State Rep. Allen Kerr, a Little Rock Republican, has blown the lid off a decade-old scheme in which elected county officials had figured out a way to draw both regular and retirement pay, with the public none the wiser.
In 1999, the legislature passed a law that allowed state employees to capture both retirement and regular pay. They could “retire” for 30 days and then reapply for the same job. If rehired — and they generally were — they could knock down two checks. This was sold as a way to boost state employee pay without cost to the state and to retain veteran employees. Because of abuse, the retirement period was extended by the legislature this year to 180 days.
Since computerized record-keeping began in 2001, more than 300 state employees have qualified to draw both regular and retirement pay. It is perfectly legal, even if the rehiring has generally been a sham competition. But elected county officials haven't been so pristine in capitalizing on the law.
A number of county elected officials — including three recent Garland County retirees — declared themselves retired by virtue of simply stopping county paychecks. And they did it secretly. They took steps to keep their taxpayer-subsidized insurance plans current, of course. They continued to work. When their statutory “retirement” period was up, the officials “rehired” themselves and began drawing two checks.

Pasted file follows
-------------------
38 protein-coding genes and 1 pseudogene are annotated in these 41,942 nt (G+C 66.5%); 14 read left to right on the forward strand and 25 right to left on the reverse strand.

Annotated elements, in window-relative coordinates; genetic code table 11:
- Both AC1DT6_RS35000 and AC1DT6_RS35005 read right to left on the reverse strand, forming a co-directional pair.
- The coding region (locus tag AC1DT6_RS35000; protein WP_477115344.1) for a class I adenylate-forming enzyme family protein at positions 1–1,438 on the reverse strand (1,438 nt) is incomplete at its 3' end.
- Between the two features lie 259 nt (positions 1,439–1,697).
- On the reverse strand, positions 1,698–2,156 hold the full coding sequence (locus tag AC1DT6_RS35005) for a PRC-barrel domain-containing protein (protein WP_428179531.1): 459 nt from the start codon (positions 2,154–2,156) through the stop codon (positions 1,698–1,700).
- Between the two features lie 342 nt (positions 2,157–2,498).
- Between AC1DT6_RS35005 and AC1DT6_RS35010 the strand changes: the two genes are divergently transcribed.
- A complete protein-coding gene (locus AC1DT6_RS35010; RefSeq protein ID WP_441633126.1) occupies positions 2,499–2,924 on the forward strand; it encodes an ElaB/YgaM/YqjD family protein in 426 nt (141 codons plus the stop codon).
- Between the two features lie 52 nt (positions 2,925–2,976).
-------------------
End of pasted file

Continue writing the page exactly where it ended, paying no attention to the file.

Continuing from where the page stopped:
An attorney general's opinion sought by Rep. Kerr says retirement pay is allowed only on termination of employment. Termination would seem to mean a vacant office. The three Garland County officials never notified the Quorum Court of their “retirements.” They kept working, though, if retired, they were not legally authorized to do so.
What now? Kerr has the legislative audit division compiling a list of county elected officials who are drawing two checks. Attorney General Dustin McDaniel has vowed to review the findings thoroughly. It's sensitive, because most county courthouses are run by politically-connected Democrats.
If the elected officials legally retired, the actions they took during “retirement” were illegal. If they did not legally retire, they should repay the retirement checks they received.
The legislature needs to erase the loophole that still exists for elected officials — who have the significant benefit of double-counting their years of service toward retirement. At a minimum, their “retirement” decisions must be announced before primary election season in May when they plan a return the following January. Voters should know a double-dip is in the works, if we are to keep the double-dipping system at all.
Kerr's effort is what loyal opposition to an entrenched political party is all about.